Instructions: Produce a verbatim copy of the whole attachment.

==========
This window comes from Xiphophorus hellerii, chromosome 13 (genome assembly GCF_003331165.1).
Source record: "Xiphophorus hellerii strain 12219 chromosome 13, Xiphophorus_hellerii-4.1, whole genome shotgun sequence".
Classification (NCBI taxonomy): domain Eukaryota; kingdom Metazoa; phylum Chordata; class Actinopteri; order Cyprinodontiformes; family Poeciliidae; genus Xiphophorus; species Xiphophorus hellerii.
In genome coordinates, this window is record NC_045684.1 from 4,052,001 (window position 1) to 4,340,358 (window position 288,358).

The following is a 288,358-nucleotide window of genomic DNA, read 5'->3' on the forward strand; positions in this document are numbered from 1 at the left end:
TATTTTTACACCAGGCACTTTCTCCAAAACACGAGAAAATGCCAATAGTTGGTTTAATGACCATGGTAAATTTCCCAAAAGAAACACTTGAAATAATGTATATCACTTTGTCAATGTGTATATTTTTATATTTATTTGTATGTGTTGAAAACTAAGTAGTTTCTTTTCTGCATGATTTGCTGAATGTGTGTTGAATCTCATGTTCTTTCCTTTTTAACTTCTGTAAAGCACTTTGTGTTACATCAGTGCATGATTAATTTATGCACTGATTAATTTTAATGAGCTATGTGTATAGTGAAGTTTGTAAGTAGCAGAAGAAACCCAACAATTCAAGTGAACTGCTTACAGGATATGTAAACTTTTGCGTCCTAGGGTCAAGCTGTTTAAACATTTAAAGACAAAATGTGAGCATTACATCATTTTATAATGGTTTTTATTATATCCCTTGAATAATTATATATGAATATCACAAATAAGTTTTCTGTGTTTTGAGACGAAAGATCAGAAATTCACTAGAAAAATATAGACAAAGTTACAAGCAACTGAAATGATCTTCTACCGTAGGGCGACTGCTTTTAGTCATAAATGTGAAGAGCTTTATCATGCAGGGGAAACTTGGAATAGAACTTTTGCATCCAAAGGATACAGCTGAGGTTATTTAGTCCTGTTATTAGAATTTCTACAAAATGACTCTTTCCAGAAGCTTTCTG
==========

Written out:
This window comes from Xiphophorus hellerii, chromosome 13 (genome assembly GCF_003331165.1).
Source record: "Xiphophorus hellerii strain 12219 chromosome 13, Xiphophorus_hellerii-4.1, whole genome shotgun sequence".
Classification (NCBI taxonomy): domain Eukaryota; kingdom Metazoa; phylum Chordata; class Actinopteri; order Cyprinodontiformes; family Poeciliidae; genus Xiphophorus; species Xiphophorus hellerii.
In genome coordinates, this window is record NC_045684.1 from 4,052,001 (window position 1) to 4,340,358 (window position 288,358).

The following is a 288,358-nucleotide window of genomic DNA, read 5'->3' on the forward strand; positions in this document are numbered from 1 at the left end:
TATTTTTACACCAGGCACTTTCTCCAAAACACGAGAAAATGCCAATAGTTGGTTTAATGACCATGGTAAATTTCCCAAAAGAAACACTTGAAATAATGTATATCACTTTGTCAATGTGTATATTTTTATATTTATTTGTATGTGTTGAAAACTAAGTAGTTTCTTTTCTGCATGATTTGCTGAATGTGTGTTGAATCTCATGTTCTTTCCTTTTTAACTTCTGTAAAGCACTTTGTGTTACATCAGTGCATGATTAATTTATGCACTGATTAATTTTAATGAGCTATGTGTATAGTGAAGTTTGTAAGTAGCAGAAGAAACCCAACAATTCAAGTGAACTGCTTACAGGATATGTAAACTTTTGCGTCCTAGGGTCAAGCTGTTTAAACATTTAAAGACAAAATGTGAGCATTACATCATTTTATAATGGTTTTTATTATATCCCTTGAATAATTATATATGAATATCACAAATAAGTTTTCTGTGTTTTGAGACGAAAGATCAGAAATTCACTAGAAAAATATAGACAAAGTTACAAGCAACTGAAATGATCTTCTACCGTAGGGCGACTGCTTTTAGTCATAAATGTGAAGAGCTTTATCATGCAGGGGAAACTTGGAATAGAACTTTTGCATCCAAAGGATACAGCTGAGGTTATTTAGTCCTGTTATTAGAATTTCTACAAAATGACTCTTTCCAGAAGCTTTCTG